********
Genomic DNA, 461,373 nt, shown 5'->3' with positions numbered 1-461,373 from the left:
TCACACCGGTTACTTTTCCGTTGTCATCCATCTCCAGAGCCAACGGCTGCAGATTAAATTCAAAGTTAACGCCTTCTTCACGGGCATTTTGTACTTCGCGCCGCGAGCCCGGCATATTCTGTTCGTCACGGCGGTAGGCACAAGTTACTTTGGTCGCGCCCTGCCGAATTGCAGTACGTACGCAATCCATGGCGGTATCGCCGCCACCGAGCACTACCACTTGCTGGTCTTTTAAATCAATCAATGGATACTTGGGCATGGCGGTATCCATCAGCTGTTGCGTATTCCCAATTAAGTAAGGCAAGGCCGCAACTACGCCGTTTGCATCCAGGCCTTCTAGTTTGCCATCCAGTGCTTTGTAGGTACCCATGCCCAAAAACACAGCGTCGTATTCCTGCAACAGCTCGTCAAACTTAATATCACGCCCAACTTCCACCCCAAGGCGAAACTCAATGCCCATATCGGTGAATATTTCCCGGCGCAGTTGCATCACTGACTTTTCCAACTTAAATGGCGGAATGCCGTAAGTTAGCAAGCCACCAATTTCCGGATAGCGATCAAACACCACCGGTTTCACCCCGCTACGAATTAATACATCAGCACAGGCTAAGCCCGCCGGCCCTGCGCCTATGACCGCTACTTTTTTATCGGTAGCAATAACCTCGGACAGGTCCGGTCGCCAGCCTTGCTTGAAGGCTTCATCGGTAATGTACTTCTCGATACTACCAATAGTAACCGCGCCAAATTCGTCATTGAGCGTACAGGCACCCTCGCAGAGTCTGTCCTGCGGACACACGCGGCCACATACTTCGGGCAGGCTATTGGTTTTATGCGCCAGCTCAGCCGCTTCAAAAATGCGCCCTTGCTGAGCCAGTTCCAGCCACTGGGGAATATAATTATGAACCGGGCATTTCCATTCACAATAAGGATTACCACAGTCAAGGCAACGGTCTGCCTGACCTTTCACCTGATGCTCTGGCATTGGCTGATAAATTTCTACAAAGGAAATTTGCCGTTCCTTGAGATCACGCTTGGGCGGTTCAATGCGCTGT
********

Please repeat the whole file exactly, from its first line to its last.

Genomic DNA, 461,373 nt, shown 5'->3' with positions numbered 1-461,373 from the left:
TCACACCGGTTACTTTTCCGTTGTCATCCATCTCCAGAGCCAACGGCTGCAGATTAAATTCAAAGTTAACGCCTTCTTCACGGGCATTTTGTACTTCGCGCCGCGAGCCCGGCATATTCTGTTCGTCACGGCGGTAGGCACAAGTTACTTTGGTCGCGCCCTGCCGAATTGCAGTACGTACGCAATCCATGGCGGTATCGCCGCCACCGAGCACTACCACTTGCTGGTCTTTTAAATCAATCAATGGATACTTGGGCATGGCGGTATCCATCAGCTGTTGCGTATTCCCAATTAAGTAAGGCAAGGCCGCAACTACGCCGTTTGCATCCAGGCCTTCTAGTTTGCCATCCAGTGCTTTGTAGGTACCCATGCCCAAAAACACAGCGTCGTATTCCTGCAACAGCTCGTCAAACTTAATATCACGCCCAACTTCCACCCCAAGGCGAAACTCAATGCCCATATCGGTGAATATTTCCCGGCGCAGTTGCATCACTGACTTTTCCAACTTAAATGGCGGAATGCCGTAAGTTAGCAAGCCACCAATTTCCGGATAGCGATCAAACACCACCGGTTTCACCCCGCTACGAATTAATACATCAGCACAGGCTAAGCCCGCCGGCCCTGCGCCTATGACCGCTACTTTTTTATCGGTAGCAATAACCTCGGACAGGTCCGGTCGCCAGCCTTGCTTGAAGGCTTCATCGGTAATGTACTTCTCGATACTACCAATAGTAACCGCGCCAAATTCGTCATTGAGCGTACAGGCACCCTCGCAGAGTCTGTCCTGCGGACACACGCGGCCACATACTTCGGGCAGGCTATTGGTTTTATGCGCCAGCTCAGCCGCTTCAAAAATGCGCCCTTGCTGAGCCAGTTCCAGCCACTGGGGAATATAATTATGAACCGGGCATTTCCATTCACAATAAGGATTACCACAGTCAAGGCAACGGTCTGCCTGACCTTTCACCTGATGCTCTGGCATTGGCTGATAAATTTCTACAAAGGAAATTTGCCGTTCCTTGAGATCACGCTTGGGCGGTTCAATGCGCTGT